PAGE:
Despite the impending loss of the New York Islanders (NHL), Nassau Coliseum could live on as a scaled-down, more modest facility.
The Islanders are set to move to Brooklyn‘s Barclays Center for the 2015-2016 season, but Nassau County officials don’t foresee closing down the facility. Quite the opposite: County Executive Edward Mangano has enlisted experts to study the 77-acre Hub site, and he’s calling on Bruce Ratner to look at what can be done with the Coliseum. Ratner, of course, is the developer behind Barclays Center — the man who is facilitating the move of the Islanders to Brooklyn and will end up being a minority owner of the NHL franchise. From Newsday:
At a Mineola news conference Tuesday, Ratner — who wooed the Islanders to play in Brooklyn — said he will spend the first half of 2013 assessing the Coliseum. He said he will see if it can be transformed into a competitive, more viable arena, through better marketing, potential sponsorships and possible renovations. He said he is doing the study for free….
For his part, Ratner said he didn’t expect razing the arena would be an option. He also suggested that a full-size arena like the Coliseum wouldn’t work without a professional sports team.
“An area of 2.5 million people really needs an entertainment facility,” Ratner said in an interview.
“The Nassau Veterans Memorial Coliseum has served generations of Long Islanders as a family friendly environment for sports and entertainment,” Ratner added via press statement. “We are very pleased to have an opportunity to evaluate what is needed to help restore and refresh the Coliseum. My organization will be taking a comprehensive look at the venue and will develop a series of recommendations that can assist in the long term development of the arena and surrounding property. Our goal is to assist in assuring that Nassau Coliseum remains an asset to the County, books the best acts, remains a destination site for Long Island, and an economic generator that creates and retains new jobs and investments throughout the Hub.”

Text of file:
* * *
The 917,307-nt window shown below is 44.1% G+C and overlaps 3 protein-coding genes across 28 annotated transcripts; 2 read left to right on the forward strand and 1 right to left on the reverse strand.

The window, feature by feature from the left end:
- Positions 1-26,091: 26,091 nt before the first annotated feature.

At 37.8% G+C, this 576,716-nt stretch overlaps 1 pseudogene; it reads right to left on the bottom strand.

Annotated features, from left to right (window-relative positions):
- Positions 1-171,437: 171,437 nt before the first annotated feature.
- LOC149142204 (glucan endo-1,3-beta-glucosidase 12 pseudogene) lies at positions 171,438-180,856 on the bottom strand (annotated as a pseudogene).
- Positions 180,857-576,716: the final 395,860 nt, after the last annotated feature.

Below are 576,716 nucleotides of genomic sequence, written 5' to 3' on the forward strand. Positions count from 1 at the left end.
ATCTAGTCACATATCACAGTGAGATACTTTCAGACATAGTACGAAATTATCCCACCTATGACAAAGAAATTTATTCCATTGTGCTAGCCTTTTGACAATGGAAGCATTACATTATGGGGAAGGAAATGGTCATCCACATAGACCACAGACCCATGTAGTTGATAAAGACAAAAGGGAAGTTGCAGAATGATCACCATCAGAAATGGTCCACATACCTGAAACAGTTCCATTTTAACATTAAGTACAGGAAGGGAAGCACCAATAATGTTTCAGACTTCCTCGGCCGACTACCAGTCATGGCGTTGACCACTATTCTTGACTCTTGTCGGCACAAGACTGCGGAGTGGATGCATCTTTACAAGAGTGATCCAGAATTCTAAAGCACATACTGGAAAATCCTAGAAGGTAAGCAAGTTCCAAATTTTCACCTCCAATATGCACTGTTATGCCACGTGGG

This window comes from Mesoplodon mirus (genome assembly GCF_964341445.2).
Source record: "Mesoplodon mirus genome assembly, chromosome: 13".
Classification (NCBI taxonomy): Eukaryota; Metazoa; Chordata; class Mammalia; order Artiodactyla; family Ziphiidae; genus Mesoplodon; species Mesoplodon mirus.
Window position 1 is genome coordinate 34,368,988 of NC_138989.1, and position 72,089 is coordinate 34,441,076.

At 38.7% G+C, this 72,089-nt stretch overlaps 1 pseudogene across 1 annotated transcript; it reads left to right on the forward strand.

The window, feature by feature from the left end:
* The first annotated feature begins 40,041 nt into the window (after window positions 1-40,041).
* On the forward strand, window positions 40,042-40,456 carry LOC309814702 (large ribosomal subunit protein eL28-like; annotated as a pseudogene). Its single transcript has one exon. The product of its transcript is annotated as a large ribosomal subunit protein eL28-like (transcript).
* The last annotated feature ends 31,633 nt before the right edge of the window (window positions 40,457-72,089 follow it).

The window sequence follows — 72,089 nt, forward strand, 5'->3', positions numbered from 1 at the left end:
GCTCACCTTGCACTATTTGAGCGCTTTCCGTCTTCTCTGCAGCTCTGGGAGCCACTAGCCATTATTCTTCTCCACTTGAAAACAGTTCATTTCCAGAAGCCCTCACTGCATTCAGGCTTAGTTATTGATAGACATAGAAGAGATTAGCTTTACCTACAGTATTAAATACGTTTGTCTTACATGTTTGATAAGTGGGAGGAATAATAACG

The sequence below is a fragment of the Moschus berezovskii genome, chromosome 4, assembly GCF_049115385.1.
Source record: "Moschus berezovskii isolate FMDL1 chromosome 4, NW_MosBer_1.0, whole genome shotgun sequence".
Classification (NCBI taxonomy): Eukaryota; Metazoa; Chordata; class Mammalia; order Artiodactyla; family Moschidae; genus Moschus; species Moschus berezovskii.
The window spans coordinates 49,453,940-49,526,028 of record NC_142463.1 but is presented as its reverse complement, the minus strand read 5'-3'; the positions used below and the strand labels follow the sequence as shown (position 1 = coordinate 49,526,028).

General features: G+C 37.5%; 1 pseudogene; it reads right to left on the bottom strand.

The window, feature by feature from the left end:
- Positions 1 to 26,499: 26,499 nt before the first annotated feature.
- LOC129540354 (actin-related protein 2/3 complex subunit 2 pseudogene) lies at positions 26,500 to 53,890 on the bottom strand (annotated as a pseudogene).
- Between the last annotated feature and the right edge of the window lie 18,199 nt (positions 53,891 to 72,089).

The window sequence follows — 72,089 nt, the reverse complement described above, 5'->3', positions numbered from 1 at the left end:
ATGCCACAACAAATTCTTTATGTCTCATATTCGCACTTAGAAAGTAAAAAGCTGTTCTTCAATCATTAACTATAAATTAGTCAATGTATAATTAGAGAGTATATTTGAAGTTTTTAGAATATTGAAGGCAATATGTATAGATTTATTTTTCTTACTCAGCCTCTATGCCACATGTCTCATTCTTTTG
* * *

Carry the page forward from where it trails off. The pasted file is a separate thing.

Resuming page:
Charles Wang, who unsuccessfully attempted a development at the Hub to fund Nassau Coliseum renovations, will also consult with Ratner about the arena’s future.
One option immediately comes to mind: downsizing the arena while improving the fan amenities. Right now the Coliseum seats 16,000 or so; downsizing it to 9,000-12,000 seats would keep it as an attractive concert venue while opening it up to a different level of sports — say, a team from the American Hockey League. Such a move would keep pro sports in the Coliseum while creating an economic model that would work for an AHL team owner. Using Nassau Coliseum as a practice facility for the Nets or Isles wouldn’t probably make a whole lot of sense, just because of the distance between Barclays Center and Nassau Coliseum.